From the Book "The Power of the Spirit" by William Law
(PART 2)

by David Leach
(Temecula, Ca)

And if this be true, then nothing can be our salvation except that which brings us into a right relationship with God, making us partakers of the divine nature in such a manner and degree as we need. But to reason about life cannot communicate it to the soul, nor can a religion of rational notions and opinions logically deduced from Scripture words bring the reality of the gospel into our lives. Do we not see sinners of all sorts, and men under the power of every corrupt passion, equally zealous for such a religion? How is it then that Christian leaders spend so much time reasoning about Scripture doctrines, and yet remain so blind to the obvious fact that filling the head with right notions of Christ can never give to the heart the reality of His Spirit and life? For logical reasoning about Scripture words and doctrines will do no more to remove pride, hypocrisy, envy, or malice from the soul of man, than logical reasoning about geometry. The one leaves man as empty of the life of God in Christ as the other.


Yet the church is filled with professing Christians whose faith has never gone beyond a conviction that the words of scripture are true. They believe in the Christ of the Bible, but do not know Him personally, The indwelling of the Holy Spirit is sound doctrine to their minds, but their lives are empty of His manifest power either to overcome the power of sin within, or to convert others to Christ. Though many are zealous to preach the gospel, yet instead of bringing men to Christ, they seek to reason them into a trust in their own learned opinions about Scripture doctrines. In contrast to Paul, their gospel is in word only, without the demonstration and power of the Spirit. Nor can they see their need of the Holy Spirit to fill them with Christ, and then to overflow through them in rivers of living water to others, because reason tells them that they are sound in the letter of doctrine.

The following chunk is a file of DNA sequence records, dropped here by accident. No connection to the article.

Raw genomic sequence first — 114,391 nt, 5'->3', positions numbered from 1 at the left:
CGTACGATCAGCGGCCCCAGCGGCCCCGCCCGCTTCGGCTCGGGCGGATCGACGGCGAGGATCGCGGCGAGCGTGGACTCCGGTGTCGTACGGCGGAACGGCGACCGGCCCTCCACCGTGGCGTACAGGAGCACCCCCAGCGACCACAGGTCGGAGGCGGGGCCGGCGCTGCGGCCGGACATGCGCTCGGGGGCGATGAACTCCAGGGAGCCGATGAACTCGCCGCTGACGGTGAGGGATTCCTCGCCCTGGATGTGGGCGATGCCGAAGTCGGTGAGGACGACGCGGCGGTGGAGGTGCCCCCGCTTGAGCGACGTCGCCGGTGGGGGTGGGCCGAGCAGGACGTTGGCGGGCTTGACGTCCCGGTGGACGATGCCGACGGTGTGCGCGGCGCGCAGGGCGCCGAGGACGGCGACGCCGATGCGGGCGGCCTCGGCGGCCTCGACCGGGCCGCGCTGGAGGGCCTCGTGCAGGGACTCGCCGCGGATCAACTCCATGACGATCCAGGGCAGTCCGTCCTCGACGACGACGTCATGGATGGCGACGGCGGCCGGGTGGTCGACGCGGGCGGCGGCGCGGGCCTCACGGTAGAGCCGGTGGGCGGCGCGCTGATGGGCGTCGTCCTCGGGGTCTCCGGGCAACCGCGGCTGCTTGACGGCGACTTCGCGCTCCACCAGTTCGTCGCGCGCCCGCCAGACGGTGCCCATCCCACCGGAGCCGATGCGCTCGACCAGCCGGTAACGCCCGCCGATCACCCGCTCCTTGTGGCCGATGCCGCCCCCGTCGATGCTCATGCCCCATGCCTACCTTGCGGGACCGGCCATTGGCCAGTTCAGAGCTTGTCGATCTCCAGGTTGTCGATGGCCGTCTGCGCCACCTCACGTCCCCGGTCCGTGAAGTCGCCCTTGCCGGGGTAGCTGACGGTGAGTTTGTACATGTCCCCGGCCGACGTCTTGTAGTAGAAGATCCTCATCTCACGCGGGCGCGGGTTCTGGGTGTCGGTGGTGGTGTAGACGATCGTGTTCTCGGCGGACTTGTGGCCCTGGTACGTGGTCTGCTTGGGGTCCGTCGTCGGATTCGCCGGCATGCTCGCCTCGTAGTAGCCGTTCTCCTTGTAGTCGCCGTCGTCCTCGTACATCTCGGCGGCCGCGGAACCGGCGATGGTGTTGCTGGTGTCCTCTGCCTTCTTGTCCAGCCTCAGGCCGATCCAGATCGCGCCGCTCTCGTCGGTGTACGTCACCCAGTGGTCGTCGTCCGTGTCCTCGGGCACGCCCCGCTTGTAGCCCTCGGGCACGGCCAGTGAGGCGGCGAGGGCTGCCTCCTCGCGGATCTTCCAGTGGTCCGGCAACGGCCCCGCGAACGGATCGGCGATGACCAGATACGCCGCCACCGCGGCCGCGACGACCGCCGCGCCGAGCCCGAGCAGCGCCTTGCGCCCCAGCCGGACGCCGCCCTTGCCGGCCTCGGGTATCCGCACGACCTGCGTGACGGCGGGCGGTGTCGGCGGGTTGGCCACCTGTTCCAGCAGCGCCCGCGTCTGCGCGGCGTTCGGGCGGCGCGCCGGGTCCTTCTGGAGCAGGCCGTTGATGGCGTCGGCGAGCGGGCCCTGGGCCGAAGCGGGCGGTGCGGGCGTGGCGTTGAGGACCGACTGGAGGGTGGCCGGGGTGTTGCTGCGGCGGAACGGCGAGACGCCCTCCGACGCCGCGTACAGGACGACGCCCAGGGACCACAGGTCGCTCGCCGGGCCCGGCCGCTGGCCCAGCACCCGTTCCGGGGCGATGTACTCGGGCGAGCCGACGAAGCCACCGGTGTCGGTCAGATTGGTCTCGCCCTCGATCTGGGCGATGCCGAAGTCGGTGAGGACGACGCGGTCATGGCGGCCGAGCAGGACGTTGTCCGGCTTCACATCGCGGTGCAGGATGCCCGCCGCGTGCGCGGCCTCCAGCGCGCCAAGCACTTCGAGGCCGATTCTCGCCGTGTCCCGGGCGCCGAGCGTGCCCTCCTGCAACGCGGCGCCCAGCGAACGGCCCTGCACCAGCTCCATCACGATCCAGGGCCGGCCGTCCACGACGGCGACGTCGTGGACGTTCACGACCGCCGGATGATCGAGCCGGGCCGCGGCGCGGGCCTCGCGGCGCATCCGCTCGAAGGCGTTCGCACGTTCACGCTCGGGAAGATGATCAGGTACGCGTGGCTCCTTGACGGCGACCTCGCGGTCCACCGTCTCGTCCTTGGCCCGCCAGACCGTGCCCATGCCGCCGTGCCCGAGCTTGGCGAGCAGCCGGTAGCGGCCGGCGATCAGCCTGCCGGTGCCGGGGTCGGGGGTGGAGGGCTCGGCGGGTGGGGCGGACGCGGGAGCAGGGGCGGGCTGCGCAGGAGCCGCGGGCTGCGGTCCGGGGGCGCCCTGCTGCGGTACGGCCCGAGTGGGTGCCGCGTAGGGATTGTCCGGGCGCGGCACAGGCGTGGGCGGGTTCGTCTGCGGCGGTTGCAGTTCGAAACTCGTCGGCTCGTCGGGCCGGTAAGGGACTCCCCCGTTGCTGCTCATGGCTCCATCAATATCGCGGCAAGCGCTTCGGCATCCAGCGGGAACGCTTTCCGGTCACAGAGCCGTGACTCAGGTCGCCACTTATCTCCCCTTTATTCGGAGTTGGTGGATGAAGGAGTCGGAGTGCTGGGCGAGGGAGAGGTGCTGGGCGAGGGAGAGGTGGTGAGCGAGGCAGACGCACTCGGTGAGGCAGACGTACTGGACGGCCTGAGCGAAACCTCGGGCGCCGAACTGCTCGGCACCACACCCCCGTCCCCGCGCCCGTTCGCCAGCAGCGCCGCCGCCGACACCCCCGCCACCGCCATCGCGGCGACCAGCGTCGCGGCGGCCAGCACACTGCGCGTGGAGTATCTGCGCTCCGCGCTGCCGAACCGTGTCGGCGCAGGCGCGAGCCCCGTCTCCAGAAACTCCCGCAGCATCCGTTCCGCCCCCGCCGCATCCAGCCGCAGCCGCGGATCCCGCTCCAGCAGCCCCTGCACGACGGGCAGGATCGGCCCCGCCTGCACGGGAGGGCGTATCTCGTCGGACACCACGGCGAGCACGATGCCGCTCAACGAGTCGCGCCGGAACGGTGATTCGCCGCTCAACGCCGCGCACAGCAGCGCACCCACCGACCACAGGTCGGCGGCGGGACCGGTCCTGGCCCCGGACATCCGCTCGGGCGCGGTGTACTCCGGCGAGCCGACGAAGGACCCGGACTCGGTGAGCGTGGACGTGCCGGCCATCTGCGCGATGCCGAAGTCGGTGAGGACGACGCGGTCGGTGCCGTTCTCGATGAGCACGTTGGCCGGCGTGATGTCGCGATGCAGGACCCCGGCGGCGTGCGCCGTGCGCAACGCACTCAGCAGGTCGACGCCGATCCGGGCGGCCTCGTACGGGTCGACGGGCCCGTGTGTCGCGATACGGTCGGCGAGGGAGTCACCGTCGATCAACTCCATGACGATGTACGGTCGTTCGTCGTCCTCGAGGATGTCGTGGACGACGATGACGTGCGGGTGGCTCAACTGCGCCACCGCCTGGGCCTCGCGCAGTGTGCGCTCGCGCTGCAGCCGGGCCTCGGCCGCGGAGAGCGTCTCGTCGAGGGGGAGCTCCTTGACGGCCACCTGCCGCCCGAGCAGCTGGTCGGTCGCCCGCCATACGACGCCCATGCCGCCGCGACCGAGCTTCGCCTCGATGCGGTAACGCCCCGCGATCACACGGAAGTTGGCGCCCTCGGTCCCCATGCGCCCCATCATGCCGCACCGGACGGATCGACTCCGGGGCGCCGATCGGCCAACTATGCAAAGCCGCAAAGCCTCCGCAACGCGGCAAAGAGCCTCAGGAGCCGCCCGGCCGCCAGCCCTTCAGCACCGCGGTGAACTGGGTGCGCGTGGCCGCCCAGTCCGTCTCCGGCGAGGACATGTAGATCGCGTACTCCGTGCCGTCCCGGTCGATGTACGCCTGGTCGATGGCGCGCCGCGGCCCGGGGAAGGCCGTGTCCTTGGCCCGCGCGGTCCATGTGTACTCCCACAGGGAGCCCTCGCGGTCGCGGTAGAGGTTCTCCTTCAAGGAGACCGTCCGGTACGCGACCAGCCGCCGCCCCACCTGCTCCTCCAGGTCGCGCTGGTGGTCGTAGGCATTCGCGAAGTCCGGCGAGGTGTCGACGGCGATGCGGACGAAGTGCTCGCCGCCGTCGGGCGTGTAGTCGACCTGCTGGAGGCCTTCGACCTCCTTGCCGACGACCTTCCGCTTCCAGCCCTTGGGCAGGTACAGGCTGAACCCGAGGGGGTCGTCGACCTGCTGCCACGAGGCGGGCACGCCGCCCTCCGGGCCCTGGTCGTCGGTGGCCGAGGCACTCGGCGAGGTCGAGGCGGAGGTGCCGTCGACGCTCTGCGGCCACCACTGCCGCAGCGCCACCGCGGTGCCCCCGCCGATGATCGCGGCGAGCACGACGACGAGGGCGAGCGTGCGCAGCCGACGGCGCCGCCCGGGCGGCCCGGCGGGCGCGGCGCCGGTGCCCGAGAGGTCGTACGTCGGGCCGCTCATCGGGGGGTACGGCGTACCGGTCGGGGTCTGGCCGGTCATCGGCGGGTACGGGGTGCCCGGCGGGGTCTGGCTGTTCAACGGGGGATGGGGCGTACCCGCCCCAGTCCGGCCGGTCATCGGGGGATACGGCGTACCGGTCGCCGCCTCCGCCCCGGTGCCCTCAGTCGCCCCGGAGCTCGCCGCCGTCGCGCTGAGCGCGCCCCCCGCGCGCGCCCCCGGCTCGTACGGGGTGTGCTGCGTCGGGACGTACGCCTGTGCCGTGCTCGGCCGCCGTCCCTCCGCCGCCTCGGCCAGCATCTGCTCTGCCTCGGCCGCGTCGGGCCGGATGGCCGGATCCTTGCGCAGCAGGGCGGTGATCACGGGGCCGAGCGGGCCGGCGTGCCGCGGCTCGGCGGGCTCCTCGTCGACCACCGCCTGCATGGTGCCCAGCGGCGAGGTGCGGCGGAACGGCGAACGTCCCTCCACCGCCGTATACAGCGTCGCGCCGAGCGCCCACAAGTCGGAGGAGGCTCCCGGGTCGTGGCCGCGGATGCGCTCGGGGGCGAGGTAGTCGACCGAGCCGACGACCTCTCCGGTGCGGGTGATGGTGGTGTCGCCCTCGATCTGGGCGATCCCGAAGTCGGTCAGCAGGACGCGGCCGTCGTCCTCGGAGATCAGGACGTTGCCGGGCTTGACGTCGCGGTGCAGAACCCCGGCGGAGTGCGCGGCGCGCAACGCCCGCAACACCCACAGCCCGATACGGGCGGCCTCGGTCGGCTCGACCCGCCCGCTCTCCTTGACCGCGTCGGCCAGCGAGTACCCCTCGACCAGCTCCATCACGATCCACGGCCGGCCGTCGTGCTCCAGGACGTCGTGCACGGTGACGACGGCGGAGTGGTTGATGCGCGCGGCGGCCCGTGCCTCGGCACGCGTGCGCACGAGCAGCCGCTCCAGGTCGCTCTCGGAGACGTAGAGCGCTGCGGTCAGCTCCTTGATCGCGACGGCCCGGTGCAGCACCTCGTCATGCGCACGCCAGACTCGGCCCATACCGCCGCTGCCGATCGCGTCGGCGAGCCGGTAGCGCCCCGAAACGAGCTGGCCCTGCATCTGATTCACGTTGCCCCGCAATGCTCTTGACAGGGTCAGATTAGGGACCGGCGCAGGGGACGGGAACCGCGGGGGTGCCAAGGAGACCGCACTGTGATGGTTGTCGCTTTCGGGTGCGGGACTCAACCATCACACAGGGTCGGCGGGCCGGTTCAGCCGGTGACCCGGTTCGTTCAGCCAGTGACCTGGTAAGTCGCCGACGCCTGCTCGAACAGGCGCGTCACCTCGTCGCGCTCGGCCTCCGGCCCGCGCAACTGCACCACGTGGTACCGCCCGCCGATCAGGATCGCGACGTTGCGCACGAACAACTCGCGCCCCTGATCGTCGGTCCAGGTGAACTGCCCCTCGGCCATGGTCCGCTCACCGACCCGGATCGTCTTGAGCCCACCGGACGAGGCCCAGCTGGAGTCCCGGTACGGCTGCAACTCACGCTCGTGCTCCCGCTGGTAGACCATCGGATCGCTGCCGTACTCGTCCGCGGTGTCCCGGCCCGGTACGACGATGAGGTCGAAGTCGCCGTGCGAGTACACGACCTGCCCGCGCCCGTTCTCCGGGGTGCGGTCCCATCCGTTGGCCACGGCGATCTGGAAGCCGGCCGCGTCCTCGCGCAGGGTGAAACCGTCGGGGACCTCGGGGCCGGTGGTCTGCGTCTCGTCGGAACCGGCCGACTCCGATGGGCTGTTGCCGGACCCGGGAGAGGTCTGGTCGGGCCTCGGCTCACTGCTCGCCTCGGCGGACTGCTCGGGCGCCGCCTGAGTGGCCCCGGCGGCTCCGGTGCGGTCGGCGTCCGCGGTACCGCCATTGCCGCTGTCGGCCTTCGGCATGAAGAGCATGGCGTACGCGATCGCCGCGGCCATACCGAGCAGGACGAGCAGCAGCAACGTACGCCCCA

Is it not true that God must be all in all, that in Him we live and move and have our being, and that He can give us no salvation from our fallen nature but in such degree as He communicates Himself to us? Then it is known with the utmost certainty that to put a religious trust in our own reasonings about doctrines and Scripture words and our ability thus to persuade others, has a more foolish nature than the same idolatry that puts a religious trust in the sun, a departed saint, or a graven image, But the truth of the whole matter lies here: as the Word manifested in the flesh is the one mediator or restorer of union between God and man, so to seeing eyes it must be evident that nothing but this one mediatorial nature of Christ, essentially brought to life in our souls, can be our salvation. For that which made the man Christ Jesus the delight of His Father can alone be our deliverance from self and natural reason.

If a wrong use of natural reason prevents the professing Christian from experiencing the reality of the gospel, much more does the skeptic's use of reason perpetuate in himself that dreadful death to God and the kingdom of heaven which entered into the race at Adam's fall. And nothing but a faith that is willing to go beyond the limits of human reasoning can give any fallen man power to become again a son of God. For to live by faith is to live in the kingdom of God; while to believe only that which reason can verify is to live as a heathen under the power of the kingdom of darkness. Proud men may imagine that their superior reasoning abilities prevent them from being so naive as to share that simple faith of fishermen disciples, Scripture, however, declares that their "minds are darkened through the ignorance that is in them, being separated from the life of God" (Eph. 4:lB), "for Satan has blinded the minds of those who believe not" (2 Cor.4:4).